Environmental Campaigners Tell Michael Gove Not To Fail Fisheries Post-Brexit
A coalition of the UK’s most influential environmental campaigners has joined forces to demand that Environment Secretary Michael Gove ensures that the post-Brexit management of the UK's fisheries is not compromised by 'a lack of sustainability objectives in plans for fisheries management.'
The Marine Conservation Society, ClientEarth, Greenpeace, New Economics Foundation, RSPB, Sustain and WWF have launched the #maynotcontainfish campaign, enabling members of the public to email Michael Gove and outline the top priorities for the new Fisheries Bill. Posters and digital billboards across the UK will feature iconic seascapes with the stark warning: 'CAUTION, MAY NOT CONTAIN FISH'.
The Government has launched a public consultation asking for feedback on its White Paper, outlining post-Brexit plans for fisheries management and setting the scene for the new Fisheries Bill. The coalition’s experts say the document is far too light on sustainability detail which could result in the Bill being developed more as a stop-gap than a foundation for ‘world-leading’ future fisheries management.
Samuel Stone, head of fisheries and aquaculture at the Marine Conservation Society said: 'The outcomes from this consultation will shape how our fisheries are managed long into the future. The Government is listening, and we need to make sure we ALL tell the Environment Secretary that our fisheries must be better managed and must be sustainable.'
'If we take this opportunity and get the new Fisheries Bill right, it will pave the way for larger, healthy fish stocks, less impact on our seas, profitable fishing communities and the country becoming synonymous with sustainable seafood,' added Mr Stone. 'We have a long way to go, but we are at a pivotal moment and this consultation and resulting Fisheries Bill will provide a critical platform for all future fisheries management.'
The group says that Mr Gove must understand that 'fisheries' are not just about fish stocks but the wider marine ecosystem, and everything and everyone relying on its health. The group believes that far too many fish stocks have been depleted in our waters, far too many habitats have been damaged and far too much of our amazing marine wildlife, like porpoise, dolphin, seabirds and sharks, are killed in commercial fisheries.
Tom West, Law and Policy Advisor for ClientEarth said: 'Our research shows overwhelming public support among the British public – more than three out of four people – for new laws that ensure we fish responsibly and protect our seas after the UK leaves the EU. The Government has made a number of promises for sustainable fisheries after Brexit, but so far we’ve seen almost no concrete plans for how these promises will be kept.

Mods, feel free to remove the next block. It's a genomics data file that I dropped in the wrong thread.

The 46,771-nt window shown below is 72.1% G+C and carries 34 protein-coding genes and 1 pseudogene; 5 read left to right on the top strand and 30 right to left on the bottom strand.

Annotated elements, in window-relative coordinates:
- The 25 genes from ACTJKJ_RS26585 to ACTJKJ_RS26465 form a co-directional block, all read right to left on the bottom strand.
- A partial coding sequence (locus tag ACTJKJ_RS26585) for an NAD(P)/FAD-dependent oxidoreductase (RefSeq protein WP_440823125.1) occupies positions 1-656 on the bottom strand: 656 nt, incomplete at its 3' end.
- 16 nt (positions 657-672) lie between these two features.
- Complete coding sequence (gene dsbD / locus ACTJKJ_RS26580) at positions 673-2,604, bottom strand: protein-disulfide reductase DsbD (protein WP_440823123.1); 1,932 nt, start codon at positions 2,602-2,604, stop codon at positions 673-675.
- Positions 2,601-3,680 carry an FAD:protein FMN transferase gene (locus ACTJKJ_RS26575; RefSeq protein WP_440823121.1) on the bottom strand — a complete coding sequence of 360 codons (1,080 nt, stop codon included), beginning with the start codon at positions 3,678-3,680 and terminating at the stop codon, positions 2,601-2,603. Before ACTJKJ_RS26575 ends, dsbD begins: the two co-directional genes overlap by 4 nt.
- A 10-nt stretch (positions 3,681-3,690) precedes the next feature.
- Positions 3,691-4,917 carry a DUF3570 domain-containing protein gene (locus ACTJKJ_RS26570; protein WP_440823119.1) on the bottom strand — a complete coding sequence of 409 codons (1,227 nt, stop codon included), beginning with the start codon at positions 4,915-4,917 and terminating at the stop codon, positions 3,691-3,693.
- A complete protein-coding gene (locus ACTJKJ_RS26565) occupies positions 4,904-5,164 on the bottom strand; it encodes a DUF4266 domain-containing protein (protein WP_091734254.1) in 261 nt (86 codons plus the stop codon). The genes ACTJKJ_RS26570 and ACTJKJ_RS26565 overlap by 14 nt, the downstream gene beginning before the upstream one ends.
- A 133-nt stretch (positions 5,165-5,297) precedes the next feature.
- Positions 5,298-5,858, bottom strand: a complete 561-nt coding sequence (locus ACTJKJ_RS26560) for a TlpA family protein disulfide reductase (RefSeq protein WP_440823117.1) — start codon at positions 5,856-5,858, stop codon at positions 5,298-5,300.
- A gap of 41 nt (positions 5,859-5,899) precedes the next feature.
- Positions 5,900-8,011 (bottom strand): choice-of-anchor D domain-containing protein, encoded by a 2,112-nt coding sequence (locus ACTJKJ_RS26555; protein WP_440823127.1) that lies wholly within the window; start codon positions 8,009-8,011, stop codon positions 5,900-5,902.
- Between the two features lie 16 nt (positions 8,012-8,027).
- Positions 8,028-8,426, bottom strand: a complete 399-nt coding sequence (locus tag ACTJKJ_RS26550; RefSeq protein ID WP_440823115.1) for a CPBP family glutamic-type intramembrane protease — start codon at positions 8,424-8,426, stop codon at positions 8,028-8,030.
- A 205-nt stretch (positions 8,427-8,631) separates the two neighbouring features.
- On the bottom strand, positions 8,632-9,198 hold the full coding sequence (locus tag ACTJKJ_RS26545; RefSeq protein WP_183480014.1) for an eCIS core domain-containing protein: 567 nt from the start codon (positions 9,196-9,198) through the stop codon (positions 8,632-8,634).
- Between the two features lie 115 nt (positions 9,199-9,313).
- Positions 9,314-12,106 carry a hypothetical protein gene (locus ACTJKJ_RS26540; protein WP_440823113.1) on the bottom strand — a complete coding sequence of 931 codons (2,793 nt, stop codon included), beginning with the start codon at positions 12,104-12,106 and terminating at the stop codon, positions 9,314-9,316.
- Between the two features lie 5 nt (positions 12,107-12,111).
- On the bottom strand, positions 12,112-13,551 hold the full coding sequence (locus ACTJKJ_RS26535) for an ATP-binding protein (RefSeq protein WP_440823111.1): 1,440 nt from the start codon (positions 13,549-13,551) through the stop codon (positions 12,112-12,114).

'Everybody now has the chance to make their voices heard and tell decision-makers that the sustainability of fish stocks and the health of our marine environment must be at the core of fisheries law and regulation after Brexit,' said Mr West. 'This is the chance for the Government to be ambitious and set rules that ensure marine life in the UK’s seas continues to recover and thrive for generations to come.'
The environmental NGOs say fisheries should be managed for public benefit, with respect for wildlife, which is why sustainability must be at the heart of their future management. The email highlights the six areas the group says the new Fisheries Bill must include to achieve world-leading fisheries management:
- Holistic: Healthy fish stocks are essential for marine life to thrive. They should be managed as a public resource and we should take into account the impact of human activities on this environment.
- Sustainable: Fish stocks are struggling. We need to manage them carefully, allow them to recover and, wherever possible, eliminate the negative impacts of fishing on the marine environment.
- Science-led: When making decisions about how much we can fish and when, the government should always use the best available science.
- Accountable: Fisheries should be fully transparent and everything that is caught should be recorded. This allows fisheries to be effectively managed, which means infringements can be properly enforced and fisheries are held to account.
- Fair: Fishing opportunities need to be allocated on the basis of transparent environmental, social and economic criteria, in a way that encourages the most sustainable fishing.
- Equivalent: The same high environmental standards should apply to all vessels fishing in UK waters (foreign or domestic).
The public consultation runs until 12 September, visit www.maynotcontainfish.com for further information. If you prefer to craft your own reply to the Environment Secretary, you can visit the UK government's public consultation page: consult.defra.gov.uk/marine/sustainable-fisheries-for-future-generations/